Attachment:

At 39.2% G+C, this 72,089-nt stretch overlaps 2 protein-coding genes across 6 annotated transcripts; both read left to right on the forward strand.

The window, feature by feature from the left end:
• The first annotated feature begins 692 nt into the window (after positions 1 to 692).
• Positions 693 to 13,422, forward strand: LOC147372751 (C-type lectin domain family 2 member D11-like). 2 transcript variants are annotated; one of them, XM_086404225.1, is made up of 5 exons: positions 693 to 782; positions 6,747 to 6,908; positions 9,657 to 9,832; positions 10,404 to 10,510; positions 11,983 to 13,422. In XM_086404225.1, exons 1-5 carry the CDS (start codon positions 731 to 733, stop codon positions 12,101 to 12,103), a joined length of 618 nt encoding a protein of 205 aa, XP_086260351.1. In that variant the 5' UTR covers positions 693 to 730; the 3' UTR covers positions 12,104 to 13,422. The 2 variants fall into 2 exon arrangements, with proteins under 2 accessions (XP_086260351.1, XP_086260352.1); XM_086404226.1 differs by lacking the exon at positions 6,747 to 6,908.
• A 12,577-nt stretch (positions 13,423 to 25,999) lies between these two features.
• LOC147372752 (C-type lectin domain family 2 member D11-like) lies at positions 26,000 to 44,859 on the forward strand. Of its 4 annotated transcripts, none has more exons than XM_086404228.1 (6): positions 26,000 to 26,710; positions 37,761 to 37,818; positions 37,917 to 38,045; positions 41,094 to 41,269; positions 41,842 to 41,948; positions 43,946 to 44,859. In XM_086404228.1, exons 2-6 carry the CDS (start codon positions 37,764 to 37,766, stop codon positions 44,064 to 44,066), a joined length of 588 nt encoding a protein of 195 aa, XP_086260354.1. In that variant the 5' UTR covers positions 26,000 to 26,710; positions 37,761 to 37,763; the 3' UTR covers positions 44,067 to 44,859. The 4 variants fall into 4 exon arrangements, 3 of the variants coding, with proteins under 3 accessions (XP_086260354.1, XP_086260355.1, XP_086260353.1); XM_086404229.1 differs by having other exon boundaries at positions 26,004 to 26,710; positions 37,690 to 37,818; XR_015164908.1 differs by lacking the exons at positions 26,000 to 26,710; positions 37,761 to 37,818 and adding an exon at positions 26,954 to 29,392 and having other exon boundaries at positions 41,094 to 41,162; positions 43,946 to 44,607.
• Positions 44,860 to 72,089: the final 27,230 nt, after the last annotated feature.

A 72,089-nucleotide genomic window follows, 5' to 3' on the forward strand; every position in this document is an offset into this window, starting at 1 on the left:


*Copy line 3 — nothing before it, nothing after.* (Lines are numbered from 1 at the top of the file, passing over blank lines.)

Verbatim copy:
• The first annotated feature begins 692 nt into the window (after positions 1 to 692).